The article I have chosen to reflect on is “Clown Doctors: Shaman Healers of Western Medicine.” The article discusses a group of professional clowns, the Clown Care Unit (CCU) who work in the pediatric regions of New York City hospitals. They dress up as clowns to cheer up the sick children and their family members, as well as the staff of the hospital. They do this in the hopes of speeding up patients’ recoveries and to promote positivity and optimism throughout the hospital. Clown activities first originated from the shaman rituals, believing that a good attitude and comic relief will speed up recovery.
The article also discusses the differences between western and non-western medicine. While the clown doctors operate in normal westernized hospitals, the way they practice medicine is not the usual scientific approach of doctors. Instead of focusing purely on the physical component of the patients’ health, they direct their practice toward the mental and emotional constituent, and when that improves, it often leads to an improvement in their physical health as well.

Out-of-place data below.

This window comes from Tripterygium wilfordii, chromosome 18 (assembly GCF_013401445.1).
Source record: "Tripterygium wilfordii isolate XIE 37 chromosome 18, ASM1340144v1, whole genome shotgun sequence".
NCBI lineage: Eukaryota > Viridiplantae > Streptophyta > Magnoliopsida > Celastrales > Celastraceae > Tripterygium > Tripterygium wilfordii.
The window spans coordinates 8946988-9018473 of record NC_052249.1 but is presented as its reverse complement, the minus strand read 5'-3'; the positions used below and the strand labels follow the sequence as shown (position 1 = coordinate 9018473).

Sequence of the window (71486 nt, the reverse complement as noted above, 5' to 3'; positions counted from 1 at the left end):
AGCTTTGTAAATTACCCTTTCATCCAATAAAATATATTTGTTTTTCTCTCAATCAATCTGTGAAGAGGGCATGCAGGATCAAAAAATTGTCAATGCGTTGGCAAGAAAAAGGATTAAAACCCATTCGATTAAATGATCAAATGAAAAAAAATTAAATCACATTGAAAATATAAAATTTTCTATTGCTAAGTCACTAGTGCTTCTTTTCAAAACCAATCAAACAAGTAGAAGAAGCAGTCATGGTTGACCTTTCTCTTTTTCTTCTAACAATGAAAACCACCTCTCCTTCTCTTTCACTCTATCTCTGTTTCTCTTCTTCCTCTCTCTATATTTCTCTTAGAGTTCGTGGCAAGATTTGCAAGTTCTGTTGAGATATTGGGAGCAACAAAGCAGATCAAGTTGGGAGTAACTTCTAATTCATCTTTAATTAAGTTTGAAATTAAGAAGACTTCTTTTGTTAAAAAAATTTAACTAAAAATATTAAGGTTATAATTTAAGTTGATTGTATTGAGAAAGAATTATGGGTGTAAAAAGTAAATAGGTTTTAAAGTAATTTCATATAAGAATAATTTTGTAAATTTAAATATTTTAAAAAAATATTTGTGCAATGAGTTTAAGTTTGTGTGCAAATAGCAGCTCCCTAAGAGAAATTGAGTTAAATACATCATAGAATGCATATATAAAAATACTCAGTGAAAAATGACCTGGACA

I would consider the Clown Care Unit to be a part of both the professional and folk sector. They use a holistic approach to health, very similar to shamans. While they may not have the education and knowledge of a medical doctor, they are still respected and well liked within the hospitals. They uplift the spirit not only of the patients, but the doctors and nurses as well. Some might say their career and line of work is not legitimate, but if they saw the smiles and laughter the clowns bring to the city hospitals, these critics may change their minds. Their work may be far from traditional, but I personally feel that a positive attitude is one of the most important, yet hardest, things to hold on to while suffering an illness. Therefore, I think the clown doctors have a significant role in healing and bettering the minds of the patients.